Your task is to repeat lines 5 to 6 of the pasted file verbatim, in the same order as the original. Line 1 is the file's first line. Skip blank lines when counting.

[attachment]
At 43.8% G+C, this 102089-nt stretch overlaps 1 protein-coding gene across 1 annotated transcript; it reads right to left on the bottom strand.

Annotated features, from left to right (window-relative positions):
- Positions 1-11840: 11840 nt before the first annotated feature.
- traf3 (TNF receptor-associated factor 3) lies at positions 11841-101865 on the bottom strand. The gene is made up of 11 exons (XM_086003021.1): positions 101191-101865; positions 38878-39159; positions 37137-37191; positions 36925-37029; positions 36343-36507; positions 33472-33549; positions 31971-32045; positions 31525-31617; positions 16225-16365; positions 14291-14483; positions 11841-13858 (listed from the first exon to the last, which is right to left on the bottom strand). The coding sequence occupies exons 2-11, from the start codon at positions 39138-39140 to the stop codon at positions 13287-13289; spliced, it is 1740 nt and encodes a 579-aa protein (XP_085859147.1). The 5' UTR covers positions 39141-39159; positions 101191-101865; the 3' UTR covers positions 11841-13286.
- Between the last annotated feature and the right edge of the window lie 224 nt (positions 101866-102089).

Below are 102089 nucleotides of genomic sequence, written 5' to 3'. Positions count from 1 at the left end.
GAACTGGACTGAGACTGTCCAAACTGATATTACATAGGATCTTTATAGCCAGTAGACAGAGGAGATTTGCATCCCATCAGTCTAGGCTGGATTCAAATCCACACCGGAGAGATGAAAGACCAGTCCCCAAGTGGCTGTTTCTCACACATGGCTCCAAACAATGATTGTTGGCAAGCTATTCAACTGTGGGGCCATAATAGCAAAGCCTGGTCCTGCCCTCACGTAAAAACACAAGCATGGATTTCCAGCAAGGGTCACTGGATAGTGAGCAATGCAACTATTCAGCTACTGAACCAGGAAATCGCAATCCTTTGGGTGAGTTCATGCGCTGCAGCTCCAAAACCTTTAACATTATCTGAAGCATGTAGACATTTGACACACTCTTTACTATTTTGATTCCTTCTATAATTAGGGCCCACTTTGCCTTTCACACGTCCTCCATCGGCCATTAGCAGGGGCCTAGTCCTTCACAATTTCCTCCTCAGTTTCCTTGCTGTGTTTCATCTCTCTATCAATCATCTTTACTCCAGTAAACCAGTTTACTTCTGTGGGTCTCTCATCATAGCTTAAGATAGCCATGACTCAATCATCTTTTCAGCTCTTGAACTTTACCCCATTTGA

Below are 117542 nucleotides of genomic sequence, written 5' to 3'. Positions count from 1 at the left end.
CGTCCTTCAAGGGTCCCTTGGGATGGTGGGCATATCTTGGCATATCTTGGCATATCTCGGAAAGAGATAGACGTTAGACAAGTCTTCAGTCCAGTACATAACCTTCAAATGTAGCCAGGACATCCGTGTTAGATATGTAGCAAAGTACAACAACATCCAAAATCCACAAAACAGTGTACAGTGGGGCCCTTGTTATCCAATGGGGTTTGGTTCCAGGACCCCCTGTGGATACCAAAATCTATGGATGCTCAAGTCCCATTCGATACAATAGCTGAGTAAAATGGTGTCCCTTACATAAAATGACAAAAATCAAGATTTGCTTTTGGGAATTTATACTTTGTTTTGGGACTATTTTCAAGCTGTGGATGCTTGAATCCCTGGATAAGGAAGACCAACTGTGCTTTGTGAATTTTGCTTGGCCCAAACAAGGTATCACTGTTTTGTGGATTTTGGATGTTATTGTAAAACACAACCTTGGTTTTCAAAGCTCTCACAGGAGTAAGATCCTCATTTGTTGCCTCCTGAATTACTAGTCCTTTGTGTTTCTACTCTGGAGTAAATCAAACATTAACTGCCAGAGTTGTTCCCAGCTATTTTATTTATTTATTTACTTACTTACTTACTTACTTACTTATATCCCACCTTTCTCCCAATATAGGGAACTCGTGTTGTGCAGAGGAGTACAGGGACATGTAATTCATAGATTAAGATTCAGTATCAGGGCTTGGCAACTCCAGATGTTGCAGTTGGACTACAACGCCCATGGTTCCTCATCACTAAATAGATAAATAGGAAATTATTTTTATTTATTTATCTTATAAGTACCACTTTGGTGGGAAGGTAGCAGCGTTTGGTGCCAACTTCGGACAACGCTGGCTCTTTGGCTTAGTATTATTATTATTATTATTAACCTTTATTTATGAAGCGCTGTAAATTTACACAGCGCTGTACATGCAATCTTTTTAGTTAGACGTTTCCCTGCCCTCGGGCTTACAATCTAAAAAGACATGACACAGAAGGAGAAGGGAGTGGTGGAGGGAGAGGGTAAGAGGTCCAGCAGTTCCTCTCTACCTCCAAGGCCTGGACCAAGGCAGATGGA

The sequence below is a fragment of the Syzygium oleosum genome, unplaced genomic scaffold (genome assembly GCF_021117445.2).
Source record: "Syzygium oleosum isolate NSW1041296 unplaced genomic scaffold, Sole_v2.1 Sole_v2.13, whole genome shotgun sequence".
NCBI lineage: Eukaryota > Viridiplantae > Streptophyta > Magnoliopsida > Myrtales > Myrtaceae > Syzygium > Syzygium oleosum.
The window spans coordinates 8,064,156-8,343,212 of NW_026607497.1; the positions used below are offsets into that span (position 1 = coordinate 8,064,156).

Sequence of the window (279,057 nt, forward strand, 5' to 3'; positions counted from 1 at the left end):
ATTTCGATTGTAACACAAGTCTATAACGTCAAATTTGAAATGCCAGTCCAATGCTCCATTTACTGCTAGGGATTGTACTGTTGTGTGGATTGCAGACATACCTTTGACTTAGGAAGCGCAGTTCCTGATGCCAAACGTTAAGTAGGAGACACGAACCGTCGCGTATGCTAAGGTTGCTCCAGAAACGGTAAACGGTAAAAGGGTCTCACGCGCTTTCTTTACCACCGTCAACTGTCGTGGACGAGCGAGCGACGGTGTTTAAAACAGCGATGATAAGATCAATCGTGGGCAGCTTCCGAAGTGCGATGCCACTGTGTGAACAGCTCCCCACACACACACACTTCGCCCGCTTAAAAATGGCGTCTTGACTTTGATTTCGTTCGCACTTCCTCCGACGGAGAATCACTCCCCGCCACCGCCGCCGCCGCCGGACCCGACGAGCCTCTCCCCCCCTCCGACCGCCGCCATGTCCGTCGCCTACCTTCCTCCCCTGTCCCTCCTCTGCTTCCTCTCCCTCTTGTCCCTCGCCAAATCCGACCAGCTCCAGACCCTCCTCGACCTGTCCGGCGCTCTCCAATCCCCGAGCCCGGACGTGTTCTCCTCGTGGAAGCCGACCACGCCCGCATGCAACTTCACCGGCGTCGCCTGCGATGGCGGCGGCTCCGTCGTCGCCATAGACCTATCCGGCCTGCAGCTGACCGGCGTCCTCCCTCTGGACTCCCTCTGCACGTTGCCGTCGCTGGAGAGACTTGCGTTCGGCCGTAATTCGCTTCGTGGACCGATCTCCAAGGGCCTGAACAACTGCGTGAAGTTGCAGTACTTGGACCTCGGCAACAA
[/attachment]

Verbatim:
- Between the last annotated feature and the right edge of the window lie 224 nt (positions 101866-102089).

Below are 102089 nucleotides of genomic sequence, written 5' to 3'. Positions count from 1 at the left end.